A Tasbih is a set of beads used to keep count of sacred recitations (Zikr) in the Islamic Tradition.
Performing Zikr with presence and concentration is considered by Muslims to be a spiritual practice that is fundamental to spiritual well-being.
It is with the Tasbih, that one’s full attention can be placed upon the sacred recitations in a manner that is believed to be transformative.
The Tasbih’s use is well established in Islamic history with references to it dating back to the prophetic era.
There are well-documented reports of close companions (disciples) of the Holy Prophet (SAW) using tools such as a knotted thread and even clear indications that the Prophet’s own wife (Safiyah) would use pebbles to keep count of her Zikr.
Over the next two centuries, the Tasbih’s iconic appearance took shape, and it became arguably the most central objects of the spiritual Muslims’ life.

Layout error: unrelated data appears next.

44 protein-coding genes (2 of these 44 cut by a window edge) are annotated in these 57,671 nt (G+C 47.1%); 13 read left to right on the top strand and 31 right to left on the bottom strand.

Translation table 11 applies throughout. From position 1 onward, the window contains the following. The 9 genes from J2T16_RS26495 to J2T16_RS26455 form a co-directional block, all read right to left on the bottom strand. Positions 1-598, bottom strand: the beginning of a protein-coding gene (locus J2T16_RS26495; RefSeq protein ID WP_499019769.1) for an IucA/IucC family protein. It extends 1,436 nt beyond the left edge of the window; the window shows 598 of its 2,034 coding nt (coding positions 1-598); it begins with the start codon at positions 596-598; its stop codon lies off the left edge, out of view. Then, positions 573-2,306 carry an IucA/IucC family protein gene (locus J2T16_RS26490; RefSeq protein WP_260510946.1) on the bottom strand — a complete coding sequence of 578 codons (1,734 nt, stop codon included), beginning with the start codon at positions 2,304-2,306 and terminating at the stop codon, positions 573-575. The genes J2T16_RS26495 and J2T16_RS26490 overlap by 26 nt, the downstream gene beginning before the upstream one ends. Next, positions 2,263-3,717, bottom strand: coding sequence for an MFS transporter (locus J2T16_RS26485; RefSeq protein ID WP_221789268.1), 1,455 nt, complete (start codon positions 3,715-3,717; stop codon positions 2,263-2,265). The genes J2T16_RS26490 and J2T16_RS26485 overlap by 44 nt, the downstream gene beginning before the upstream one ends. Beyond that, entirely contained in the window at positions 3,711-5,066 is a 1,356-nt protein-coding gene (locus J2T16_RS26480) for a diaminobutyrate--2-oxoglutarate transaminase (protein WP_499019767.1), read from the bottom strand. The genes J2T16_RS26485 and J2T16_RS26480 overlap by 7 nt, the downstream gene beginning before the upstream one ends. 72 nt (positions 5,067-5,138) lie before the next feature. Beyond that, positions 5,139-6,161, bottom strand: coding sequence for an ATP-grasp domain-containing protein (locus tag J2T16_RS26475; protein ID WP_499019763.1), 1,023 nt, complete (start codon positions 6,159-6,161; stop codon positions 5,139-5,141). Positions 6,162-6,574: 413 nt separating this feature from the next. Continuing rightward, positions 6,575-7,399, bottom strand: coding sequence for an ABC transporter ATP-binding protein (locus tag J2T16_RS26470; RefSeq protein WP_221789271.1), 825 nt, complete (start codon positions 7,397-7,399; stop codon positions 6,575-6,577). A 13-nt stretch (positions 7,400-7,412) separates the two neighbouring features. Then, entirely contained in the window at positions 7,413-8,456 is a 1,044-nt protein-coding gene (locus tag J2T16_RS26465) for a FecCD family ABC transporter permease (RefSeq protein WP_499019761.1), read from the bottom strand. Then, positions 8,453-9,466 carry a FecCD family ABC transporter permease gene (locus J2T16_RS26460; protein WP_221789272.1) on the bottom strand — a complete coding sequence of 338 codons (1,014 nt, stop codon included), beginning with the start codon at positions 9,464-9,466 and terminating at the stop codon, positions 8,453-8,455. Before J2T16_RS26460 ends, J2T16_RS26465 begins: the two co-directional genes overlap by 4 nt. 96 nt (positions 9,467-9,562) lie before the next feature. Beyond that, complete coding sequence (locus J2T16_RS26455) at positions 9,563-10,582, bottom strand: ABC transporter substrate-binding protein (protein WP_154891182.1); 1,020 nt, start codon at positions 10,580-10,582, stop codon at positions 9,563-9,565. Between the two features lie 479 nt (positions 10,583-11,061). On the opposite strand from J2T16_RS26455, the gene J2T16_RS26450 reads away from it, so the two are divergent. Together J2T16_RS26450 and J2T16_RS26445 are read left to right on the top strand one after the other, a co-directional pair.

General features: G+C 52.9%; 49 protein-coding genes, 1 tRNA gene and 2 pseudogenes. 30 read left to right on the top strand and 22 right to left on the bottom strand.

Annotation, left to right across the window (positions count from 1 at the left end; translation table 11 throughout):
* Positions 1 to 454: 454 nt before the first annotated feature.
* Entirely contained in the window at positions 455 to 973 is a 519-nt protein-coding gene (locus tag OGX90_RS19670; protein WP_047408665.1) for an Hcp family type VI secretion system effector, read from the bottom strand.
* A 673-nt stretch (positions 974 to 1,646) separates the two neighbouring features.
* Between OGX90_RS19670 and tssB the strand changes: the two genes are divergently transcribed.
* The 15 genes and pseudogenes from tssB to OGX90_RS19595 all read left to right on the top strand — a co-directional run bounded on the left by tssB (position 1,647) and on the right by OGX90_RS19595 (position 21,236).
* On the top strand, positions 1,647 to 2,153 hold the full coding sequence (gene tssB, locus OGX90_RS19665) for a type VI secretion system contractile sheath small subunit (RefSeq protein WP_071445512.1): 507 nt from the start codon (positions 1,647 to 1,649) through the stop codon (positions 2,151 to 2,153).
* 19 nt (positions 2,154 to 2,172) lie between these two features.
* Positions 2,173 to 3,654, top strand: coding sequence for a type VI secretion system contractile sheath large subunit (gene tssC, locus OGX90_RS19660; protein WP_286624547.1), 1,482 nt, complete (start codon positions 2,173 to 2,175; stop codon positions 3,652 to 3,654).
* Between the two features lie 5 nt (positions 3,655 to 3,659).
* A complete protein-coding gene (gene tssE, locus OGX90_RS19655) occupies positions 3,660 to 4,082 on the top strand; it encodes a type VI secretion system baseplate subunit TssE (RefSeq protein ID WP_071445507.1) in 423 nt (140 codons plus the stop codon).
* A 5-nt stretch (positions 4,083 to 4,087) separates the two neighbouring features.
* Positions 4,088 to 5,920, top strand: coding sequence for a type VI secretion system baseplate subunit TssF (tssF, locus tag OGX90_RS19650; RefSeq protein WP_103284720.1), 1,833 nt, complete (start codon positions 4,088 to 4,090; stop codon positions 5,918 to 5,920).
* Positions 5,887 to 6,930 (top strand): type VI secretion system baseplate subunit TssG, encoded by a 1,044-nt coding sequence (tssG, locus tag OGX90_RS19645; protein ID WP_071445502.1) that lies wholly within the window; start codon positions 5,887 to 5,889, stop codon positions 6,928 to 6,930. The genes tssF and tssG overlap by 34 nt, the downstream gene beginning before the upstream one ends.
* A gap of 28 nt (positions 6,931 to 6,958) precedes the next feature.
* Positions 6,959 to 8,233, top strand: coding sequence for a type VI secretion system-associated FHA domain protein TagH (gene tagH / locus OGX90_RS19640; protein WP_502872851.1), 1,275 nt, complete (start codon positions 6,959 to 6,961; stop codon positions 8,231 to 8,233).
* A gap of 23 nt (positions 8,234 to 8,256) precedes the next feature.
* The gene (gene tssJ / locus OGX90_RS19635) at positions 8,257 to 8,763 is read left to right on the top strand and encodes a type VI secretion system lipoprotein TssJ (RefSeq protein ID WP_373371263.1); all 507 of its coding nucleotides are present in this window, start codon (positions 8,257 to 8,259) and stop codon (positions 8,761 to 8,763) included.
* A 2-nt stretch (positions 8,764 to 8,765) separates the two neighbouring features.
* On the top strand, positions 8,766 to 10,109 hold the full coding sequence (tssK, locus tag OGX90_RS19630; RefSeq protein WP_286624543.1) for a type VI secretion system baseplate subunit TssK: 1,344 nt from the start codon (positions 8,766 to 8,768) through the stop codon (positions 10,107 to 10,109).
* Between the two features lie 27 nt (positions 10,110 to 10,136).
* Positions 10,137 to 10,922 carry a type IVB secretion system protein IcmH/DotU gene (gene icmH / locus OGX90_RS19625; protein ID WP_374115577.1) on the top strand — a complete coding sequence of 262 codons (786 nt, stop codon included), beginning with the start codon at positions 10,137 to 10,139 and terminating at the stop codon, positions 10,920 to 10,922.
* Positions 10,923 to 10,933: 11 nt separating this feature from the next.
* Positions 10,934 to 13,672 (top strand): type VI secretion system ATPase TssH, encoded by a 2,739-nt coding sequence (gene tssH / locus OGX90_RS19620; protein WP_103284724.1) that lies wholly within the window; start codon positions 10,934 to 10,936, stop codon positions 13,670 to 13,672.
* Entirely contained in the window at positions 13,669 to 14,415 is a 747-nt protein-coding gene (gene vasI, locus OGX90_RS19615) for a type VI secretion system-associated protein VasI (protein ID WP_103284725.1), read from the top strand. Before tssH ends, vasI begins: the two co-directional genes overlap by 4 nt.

Because of the intimate place the Tasbih held in the in their lives, Muslims began to consider it as a close companion that represented one’s unique path and experience.
Over time, Muslim Artists expressed this deep love by developing a rich craft that sought to produce Tasbihs that could both withstand the test of time and also inspire the believer with dazzling aesthetics.
A large diversity of Tasbih styles soon developed as each Muslim civilization’s artists crafted sets that reflected the cultures unique taste.
This evolution is markedly similar to the Qur’anic calligraphy tradition, which began as a means to simply preserve the Quranic text but soon evolved to one of the wonders of the traditional world.
As with the Tasbih, this development was simply the Artists expression of the believers love and reverence.
Just as the Qur’an Calligraphy tradition produced a multitude of objectively beautiful scripts reflecting the diverse Muslim cultures, so too did that Tasbih Tradition.